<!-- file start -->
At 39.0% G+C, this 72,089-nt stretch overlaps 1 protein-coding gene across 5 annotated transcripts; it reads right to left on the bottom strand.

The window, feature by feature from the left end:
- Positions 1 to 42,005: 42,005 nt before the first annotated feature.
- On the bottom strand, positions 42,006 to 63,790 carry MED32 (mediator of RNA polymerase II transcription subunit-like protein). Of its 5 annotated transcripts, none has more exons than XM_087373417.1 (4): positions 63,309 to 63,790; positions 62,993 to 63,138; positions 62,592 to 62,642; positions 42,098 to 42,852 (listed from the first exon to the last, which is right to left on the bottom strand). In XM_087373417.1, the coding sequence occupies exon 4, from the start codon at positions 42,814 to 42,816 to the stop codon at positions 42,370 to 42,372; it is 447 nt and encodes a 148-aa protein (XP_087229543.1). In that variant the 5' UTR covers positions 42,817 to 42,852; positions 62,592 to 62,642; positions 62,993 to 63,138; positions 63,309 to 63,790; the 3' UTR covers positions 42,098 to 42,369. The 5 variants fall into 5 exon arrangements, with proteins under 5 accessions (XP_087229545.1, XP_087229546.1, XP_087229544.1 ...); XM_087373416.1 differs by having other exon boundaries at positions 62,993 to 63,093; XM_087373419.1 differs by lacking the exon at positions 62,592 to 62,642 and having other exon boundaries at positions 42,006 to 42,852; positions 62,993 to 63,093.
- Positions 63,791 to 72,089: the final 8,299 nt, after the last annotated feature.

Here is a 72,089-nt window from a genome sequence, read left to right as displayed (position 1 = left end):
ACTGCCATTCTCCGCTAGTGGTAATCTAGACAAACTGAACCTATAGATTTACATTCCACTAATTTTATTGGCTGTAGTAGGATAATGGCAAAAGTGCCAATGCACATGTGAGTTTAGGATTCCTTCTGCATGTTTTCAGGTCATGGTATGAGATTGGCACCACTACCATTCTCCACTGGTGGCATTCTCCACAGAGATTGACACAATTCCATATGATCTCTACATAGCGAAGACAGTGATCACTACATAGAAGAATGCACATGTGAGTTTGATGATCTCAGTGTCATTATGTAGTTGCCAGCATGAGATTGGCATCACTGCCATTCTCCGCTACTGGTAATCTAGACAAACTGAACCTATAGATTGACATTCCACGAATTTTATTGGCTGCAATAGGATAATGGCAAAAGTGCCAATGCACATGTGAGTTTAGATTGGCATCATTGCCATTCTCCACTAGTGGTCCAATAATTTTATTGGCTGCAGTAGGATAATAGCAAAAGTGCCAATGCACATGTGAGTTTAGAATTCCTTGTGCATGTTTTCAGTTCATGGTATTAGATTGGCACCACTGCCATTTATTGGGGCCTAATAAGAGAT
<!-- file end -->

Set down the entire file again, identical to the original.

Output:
At 39.0% G+C, this 72,089-nt stretch overlaps 1 protein-coding gene across 5 annotated transcripts; it reads right to left on the bottom strand.

The window, feature by feature from the left end:
- Positions 1 to 42,005: 42,005 nt before the first annotated feature.
- On the bottom strand, positions 42,006 to 63,790 carry MED32 (mediator of RNA polymerase II transcription subunit-like protein). Of its 5 annotated transcripts, none has more exons than XM_087373417.1 (4): positions 63,309 to 63,790; positions 62,993 to 63,138; positions 62,592 to 62,642; positions 42,098 to 42,852 (listed from the first exon to the last, which is right to left on the bottom strand). In XM_087373417.1, the coding sequence occupies exon 4, from the start codon at positions 42,814 to 42,816 to the stop codon at positions 42,370 to 42,372; it is 447 nt and encodes a 148-aa protein (XP_087229543.1). In that variant the 5' UTR covers positions 42,817 to 42,852; positions 62,592 to 62,642; positions 62,993 to 63,138; positions 63,309 to 63,790; the 3' UTR covers positions 42,098 to 42,369. The 5 variants fall into 5 exon arrangements, with proteins under 5 accessions (XP_087229545.1, XP_087229546.1, XP_087229544.1 ...); XM_087373416.1 differs by having other exon boundaries at positions 62,993 to 63,093; XM_087373419.1 differs by lacking the exon at positions 62,592 to 62,642 and having other exon boundaries at positions 42,006 to 42,852; positions 62,993 to 63,093.
- Positions 63,791 to 72,089: the final 8,299 nt, after the last annotated feature.

Here is a 72,089-nt window from a genome sequence, read left to right as displayed (position 1 = left end):
ACTGCCATTCTCCGCTAGTGGTAATCTAGACAAACTGAACCTATAGATTTACATTCCACTAATTTTATTGGCTGTAGTAGGATAATGGCAAAAGTGCCAATGCACATGTGAGTTTAGGATTCCTTCTGCATGTTTTCAGGTCATGGTATGAGATTGGCACCACTACCATTCTCCACTGGTGGCATTCTCCACAGAGATTGACACAATTCCATATGATCTCTACATAGCGAAGACAGTGATCACTACATAGAAGAATGCACATGTGAGTTTGATGATCTCAGTGTCATTATGTAGTTGCCAGCATGAGATTGGCATCACTGCCATTCTCCGCTACTGGTAATCTAGACAAACTGAACCTATAGATTGACATTCCACGAATTTTATTGGCTGCAATAGGATAATGGCAAAAGTGCCAATGCACATGTGAGTTTAGATTGGCATCATTGCCATTCTCCACTAGTGGTCCAATAATTTTATTGGCTGCAGTAGGATAATAGCAAAAGTGCCAATGCACATGTGAGTTTAGAATTCCTTGTGCATGTTTTCAGTTCATGGTATTAGATTGGCACCACTGCCATTTATTGGGGCCTAATAAGAGAT